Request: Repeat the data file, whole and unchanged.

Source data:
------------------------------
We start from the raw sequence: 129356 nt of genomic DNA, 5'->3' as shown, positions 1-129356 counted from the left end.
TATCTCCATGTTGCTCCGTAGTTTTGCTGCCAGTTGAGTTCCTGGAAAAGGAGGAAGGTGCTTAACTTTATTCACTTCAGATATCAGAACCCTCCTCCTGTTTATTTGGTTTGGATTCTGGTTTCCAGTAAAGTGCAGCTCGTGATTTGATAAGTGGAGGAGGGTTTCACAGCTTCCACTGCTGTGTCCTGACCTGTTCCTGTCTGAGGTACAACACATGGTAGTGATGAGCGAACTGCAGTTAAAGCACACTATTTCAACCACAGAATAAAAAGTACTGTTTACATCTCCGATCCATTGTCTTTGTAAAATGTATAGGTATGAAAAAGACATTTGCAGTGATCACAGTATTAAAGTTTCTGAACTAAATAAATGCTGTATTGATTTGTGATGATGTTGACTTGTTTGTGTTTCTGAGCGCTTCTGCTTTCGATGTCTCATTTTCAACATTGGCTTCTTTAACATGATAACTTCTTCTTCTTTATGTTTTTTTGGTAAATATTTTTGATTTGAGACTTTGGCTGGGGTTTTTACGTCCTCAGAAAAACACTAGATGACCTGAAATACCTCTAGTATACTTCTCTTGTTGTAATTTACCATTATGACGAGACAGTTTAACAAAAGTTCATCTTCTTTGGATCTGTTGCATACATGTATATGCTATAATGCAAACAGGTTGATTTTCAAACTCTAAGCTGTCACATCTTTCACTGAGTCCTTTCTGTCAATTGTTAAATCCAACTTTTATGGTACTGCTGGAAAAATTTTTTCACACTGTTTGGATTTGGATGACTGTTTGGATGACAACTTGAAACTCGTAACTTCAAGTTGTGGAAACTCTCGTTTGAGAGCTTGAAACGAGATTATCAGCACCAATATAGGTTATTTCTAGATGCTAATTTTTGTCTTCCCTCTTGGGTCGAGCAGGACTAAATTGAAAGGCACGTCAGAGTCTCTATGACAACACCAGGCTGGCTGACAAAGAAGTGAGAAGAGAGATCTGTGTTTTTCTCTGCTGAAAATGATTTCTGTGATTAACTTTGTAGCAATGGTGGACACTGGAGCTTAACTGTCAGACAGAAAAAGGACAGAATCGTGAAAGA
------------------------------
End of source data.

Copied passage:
We start from the raw sequence: 129356 nt of genomic DNA, 5'->3' as shown, positions 1-129356 counted from the left end.
TATCTCCATGTTGCTCCGTAGTTTTGCTGCCAGTTGAGTTCCTGGAAAAGGAGGAAGGTGCTTAACTTTATTCACTTCAGATATCAGAACCCTCCTCCTGTTTATTTGGTTTGGATTCTGGTTTCCAGTAAAGTGCAGCTCGTGATTTGATAAGTGGAGGAGGGTTTCACAGCTTCCACTGCTGTGTCCTGACCTGTTCCTGTCTGAGGTACAACACATGGTAGTGATGAGCGAACTGCAGTTAAAGCACACTATTTCAACCACAGAATAAAAAGTACTGTTTACATCTCCGATCCATTGTCTTTGTAAAATGTATAGGTATGAAAAAGACATTTGCAGTGATCACAGTATTAAAGTTTCTGAACTAAATAAATGCTGTATTGATTTGTGATGATGTTGACTTGTTTGTGTTTCTGAGCGCTTCTGCTTTCGATGTCTCATTTTCAACATTGGCTTCTTTAACATGATAACTTCTTCTTCTTTATGTTTTTTTGGTAAATATTTTTGATTTGAGACTTTGGCTGGGGTTTTTACGTCCTCAGAAAAACACTAGATGACCTGAAATACCTCTAGTATACTTCTCTTGTTGTAATTTACCATTATGACGAGACAGTTTAACAAAAGTTCATCTTCTTTGGATCTGTTGCATACATGTATATGCTATAATGCAAACAGGTTGATTTTCAAACTCTAAGCTGTCACATCTTTCACTGAGTCCTTTCTGTCAATTGTTAAATCCAACTTTTATGGTACTGCTGGAAAAATTTTTTCACACTGTTTGGATTTGGATGACTGTTTGGATGACAACTTGAAACTCGTAACTTCAAGTTGTGGAAACTCTCGTTTGAGAGCTTGAAACGAGATTATCAGCACCAATATAGGTTATTTCTAGATGCTAATTTTTGTCTTCCCTCTTGGGTCGAGCAGGACTAAATTGAAAGGCACGTCAGAGTCTCTATGACAACACCAGGCTGGCTGACAAAGAAGTGAGAAGAGAGATCTGTGTTTTTCTCTGCTGAAAATGATTTCTGTGATTAACTTTGTAGCAATGGTGGACACTGGAGCTTAACTGTCAGACAGAAAAAGGACAGAATCGTGAAAGA